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Page 127 Fridsma, D.B., P. Ford, and R. Altman. 1994. "A Survey of Patient Access to Electronic Mail: Attitudes, Barriers, and Opportunities," Paper presented at Eighteenth Annual Symposium on Computer Applications in Medical Care, Washington, D.C., October 15-19. See <http://smi-web.standord.edu/pubs/SMI_Abstracts/SMI-94-0524.html>. Goedert, Joseph, 1999. "Electronic Claims Growth Sputters," Health Data Management (September):84-86. Harman, J. 1998. "Topics for Our Times: New Health Care Data—New Horizons for Public Health," American Journal of Public Health 88:1019-1021. Health Care Financing Administration (HCFA). 1999a. HCFA Information System Security Bulletin Handbook, Bulletin 98-01, Baltimore, Md., January. Health Care Financing Administration (HCFA). 1999b. "Telecommunications Requirements: Migration of Medicare Managed Care Organizations (MCO) to the Medicare Data Communications Network and the Replacement of the RLINK Software," Operational Policy Letter No. 92 OPL99.092, U.S. Department of Health and Human Services, May 6. Available online at <http://www.hcfa/gov/medicare/op1092.htm>. Hripcsak, G., P.D. Clayton, T.A. Pryor, P. Haug, O.B. Wigertz, and J. Van der Lei. 1990. "The Arden Syntax for Medical Logic Modules," pp. 200-204 in Proceedings of the Symposium on Computer Applications in Medical Care, R.A. Miller, ed. IEEE Computer Society Press, Los Alamitos, Calif. Huang, H.K. 1996. "Teleradiology Technologies and Some Service Models," Computerized Medical Imaging and Graphics 20(2):59-68. Huang, H.K. 1999. PACS: Basic Principles and Applications. Wiley-Liss, New York. Institute of Medicine (IOM), Committee on the Quality of Health Care in America. 1999. To Err Is Human, Linda Kohn, Janet Corrigan, and Marla Donaldson, eds. National Academy Press, Washington, D.C. Kohane, I.S., P. Greenspun, J. Fackler, C. Cimino, and P. Szolovits. 1996. "Building National Electronic Medical Record Systems via the World Wide Web," Journal of the American Medical Informatics Association 3(3):191-207. Lasker, R.D. 1998. "Challenges to Accessing Useful Information in Health Policy and Public Health: An Introduction to a National Forum Held at the New York Academy of Medicine," Journal of Urban Health: Bulletin of the New York Academy of Medicine 75(4):779-784. Lou, S.L., Edward A. Sickles, H.K. Huang, David Hoogstrate, Fei Cao, Jun Wang, and Mohammad Jahangiri. 1997. "Full-field Direct Digital Telemammography: Technical Components, Study Protocols, and Preliminary Results," IEEE Transactions on Information Technology in Biomedicine 1(4):270-278. Mandl, Kenneth D., Isaac Kohane, and Allan M. Brandt. 1998. "Electronic Patient-Physician Communication: Problems and Promise," Annals of Internal Medicine 129:495-500. McCormack, John. 2000. "Group Practices Find Their Way to the Internet," Health Data Management 8(1):46-53. McGinnis, J.M., and W.H. Foege. 1993. "Actual Causes of Death in the United States," Journal of the American Medical Association 270:2207-2212. Nash, Sharon. 1999. "The Doctor Is Online," PC Magazine Online, July 14. Resnick, Paul. 1997. "Filtering Information on the Internet," Scientific American (March):106-108. Reuters New Service. 1999. "Internet Could Organize Medical Records," July 27. Rind, D.M., I.S. Kohane, P. Szolovits, C. Safran, H.C. Chueh, and G.O. Barnett. 1997. "Maintaining the Confidentiality of Medical Records Shared over the Internet and World Wide Web," Annals of Internal Medicine 127(2):138-141. Rybowski, Lise, and Richard Rubin. 1998. Building an Infrastructure for Community Health Information: Lessons from the Frontier. Foundation for Health Care Quality, Seattle.break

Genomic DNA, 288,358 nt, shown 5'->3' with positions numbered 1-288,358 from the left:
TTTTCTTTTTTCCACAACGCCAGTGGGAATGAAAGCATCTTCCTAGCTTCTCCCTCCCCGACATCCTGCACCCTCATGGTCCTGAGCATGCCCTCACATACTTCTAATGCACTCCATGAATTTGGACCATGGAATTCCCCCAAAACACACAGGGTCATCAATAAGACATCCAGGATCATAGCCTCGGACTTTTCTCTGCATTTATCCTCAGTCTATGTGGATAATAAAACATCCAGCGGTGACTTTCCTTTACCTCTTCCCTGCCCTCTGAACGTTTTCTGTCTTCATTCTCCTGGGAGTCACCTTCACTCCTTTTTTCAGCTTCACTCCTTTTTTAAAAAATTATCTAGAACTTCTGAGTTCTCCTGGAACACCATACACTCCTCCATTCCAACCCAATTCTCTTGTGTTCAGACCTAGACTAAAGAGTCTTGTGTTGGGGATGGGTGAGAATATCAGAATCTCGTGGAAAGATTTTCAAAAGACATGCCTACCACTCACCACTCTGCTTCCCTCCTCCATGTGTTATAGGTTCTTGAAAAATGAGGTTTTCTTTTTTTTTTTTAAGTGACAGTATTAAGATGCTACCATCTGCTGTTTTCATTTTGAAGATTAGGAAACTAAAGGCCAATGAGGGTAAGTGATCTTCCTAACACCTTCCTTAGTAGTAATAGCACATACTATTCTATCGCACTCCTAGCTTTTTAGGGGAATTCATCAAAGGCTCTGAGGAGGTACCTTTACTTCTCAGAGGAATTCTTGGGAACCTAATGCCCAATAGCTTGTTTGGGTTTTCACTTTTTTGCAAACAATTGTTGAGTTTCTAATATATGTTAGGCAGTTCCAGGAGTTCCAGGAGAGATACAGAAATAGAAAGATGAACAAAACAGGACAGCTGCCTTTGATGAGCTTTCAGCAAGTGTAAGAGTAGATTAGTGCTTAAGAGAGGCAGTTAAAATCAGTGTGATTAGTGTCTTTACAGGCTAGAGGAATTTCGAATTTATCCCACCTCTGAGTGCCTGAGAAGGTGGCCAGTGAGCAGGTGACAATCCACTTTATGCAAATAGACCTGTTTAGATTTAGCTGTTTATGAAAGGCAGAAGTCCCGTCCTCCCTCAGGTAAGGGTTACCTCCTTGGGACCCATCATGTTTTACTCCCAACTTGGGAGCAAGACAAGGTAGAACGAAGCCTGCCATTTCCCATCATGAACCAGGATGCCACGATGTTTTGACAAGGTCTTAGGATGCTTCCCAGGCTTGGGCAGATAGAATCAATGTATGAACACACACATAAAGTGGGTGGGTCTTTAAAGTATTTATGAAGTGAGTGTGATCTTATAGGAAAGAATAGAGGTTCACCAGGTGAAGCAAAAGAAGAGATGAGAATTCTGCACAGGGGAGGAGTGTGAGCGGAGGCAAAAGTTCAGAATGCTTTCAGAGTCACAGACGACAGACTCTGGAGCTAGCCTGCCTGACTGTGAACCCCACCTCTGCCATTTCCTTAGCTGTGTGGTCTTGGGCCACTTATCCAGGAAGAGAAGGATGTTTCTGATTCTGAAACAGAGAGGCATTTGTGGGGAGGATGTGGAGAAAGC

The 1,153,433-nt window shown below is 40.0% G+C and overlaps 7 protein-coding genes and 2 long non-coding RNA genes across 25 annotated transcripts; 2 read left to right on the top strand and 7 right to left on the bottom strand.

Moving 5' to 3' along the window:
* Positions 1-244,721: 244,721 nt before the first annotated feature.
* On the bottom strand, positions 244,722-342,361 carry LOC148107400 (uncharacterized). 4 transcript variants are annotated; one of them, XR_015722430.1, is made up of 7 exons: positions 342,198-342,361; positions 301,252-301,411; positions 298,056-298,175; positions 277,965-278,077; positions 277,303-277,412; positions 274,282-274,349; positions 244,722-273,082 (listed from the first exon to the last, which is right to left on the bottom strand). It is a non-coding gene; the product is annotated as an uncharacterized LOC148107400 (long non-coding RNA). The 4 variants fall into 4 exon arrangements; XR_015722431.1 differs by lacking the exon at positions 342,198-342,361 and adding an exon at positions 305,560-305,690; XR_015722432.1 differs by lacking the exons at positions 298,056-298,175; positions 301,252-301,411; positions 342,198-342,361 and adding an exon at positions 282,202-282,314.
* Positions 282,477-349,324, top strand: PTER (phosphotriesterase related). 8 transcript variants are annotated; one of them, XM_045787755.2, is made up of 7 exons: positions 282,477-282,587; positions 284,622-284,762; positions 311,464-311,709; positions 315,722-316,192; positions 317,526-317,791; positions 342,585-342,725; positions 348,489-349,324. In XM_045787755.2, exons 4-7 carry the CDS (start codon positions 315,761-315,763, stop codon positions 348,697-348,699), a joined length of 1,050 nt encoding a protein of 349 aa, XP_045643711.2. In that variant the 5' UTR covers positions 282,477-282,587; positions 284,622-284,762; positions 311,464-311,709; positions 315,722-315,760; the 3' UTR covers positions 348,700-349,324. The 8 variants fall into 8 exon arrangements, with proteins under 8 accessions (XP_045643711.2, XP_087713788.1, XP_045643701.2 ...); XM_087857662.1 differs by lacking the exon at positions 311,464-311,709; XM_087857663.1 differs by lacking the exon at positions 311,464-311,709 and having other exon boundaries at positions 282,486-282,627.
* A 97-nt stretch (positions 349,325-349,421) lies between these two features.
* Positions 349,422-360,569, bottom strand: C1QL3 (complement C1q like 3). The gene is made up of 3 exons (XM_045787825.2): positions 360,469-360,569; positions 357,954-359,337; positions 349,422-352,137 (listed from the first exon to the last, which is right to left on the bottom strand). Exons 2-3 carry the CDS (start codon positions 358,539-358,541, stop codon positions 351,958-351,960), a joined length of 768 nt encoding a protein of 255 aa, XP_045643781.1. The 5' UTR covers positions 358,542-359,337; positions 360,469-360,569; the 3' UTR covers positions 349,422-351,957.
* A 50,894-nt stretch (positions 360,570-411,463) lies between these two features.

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Page 128 Science Applications International Corporation (SAIC). 1998. Security and Risk Management for Business-to-Business Health Information Networks, Final Report, Three State Health Information Planning Project. SAIC, San Diego, Calif., June. Science Panel on Interactive Communication and Health (SCIPICH). 1999. Wired for Health and Well-Being: The Emergence of Interactive Health Communication, Thomas R. Eng and David H. Gustafson, eds. Office of Disease Prevention and Health Promotion, U.S. Department of Health and Human Services, Washington, D.C., April. Available online at <http://www.scipich.org>. USA Today. 1998. "Health-Related Activities Conducted Online," July 10. U.S. Department of Health and Human Services. 1998. Healthy People 2010 Objectives. Draft for public comment, September 15, U.S. Department of Health and Human Services, Washington, D.C. Available online at <http://web.health.gov/healthypeople>. U.S. Public Health Service, Public Health Data Policy Coordinating Committee. 1995. Making a Powerful Connection: The Health of the Public and the National Information Infrastructure. July 6. Available online at <http://www.nlm.nih.gov/pubs/staffpubs/lo/makingpd.html>. Varmus, Harold, David Lipman, and Pat Brown. 1999. "E-BIOMED: A Proposal for Electronic Publications in the Biomedical Sciences," memorandum dated May 5. Available online at <http://www.nih.gov/welcome/director/pubmedcentral/ebiomedarch.htm>. Wolf, Guenter, Detlev Petersen, Manfred Dietel, and Ever Petersen. 1998. "Telemicroscopy via the Internet," Nature 391 (February 5):613-614. World Wide Web Consortium. 1998. "Extensible Markup Language (XML) 1.0. W3C Recommendation," Report No. REC-xml-19980210, February. Notes 1. A search using Alta Vista on July 29, 1999, returned 40,156 Web pages in response to the query "diabetes mellitus." 2. For an example of the criteria according to which health-related Web sites can be evaluated, see <http://hitiweb.mitretek.org/iq/onlycriteria.html>. 3. Information on PICS is available online at <http://www.w3.org/PICS/>. See also Resnick (1997). 4. For example, a company named PersonalMD.com had stored the health records of 10,000 subscribers online free of charge as of July 1999. The company sends consumers a card with a personal access code that allows them to retrieve their records over the Internet or by a fax-back system (Reuters News Service, 1999). Another group, the Medical Registry, charges $100 to retain medical information online, allowing customers to update it as often as they wish. 5. The Medical Registry, which was started by emergency room physicians, allows doctors to access a patient's record during an emergency by entering their Drug Enforcement Act number. Patients are issued a wallet card and alert bracelet containing the address of the Web site, the patient's password, and the phone number of a fax-back service that can access and download the patient's records. 6. For more information on PCASSO, see Baker (1998). 7. The National Heart Attack Alert Program is a federal effort that may lead to improved techniques for remotely monitoring patients. The program has the overall goals of, first, reducing morbidity and mortality from acute myocardial infarctions (heart attacks) through rapid identification and treatment and, second, heightening the potential for an improved quality of life for patients and family members. Remote monitoring and collec-soft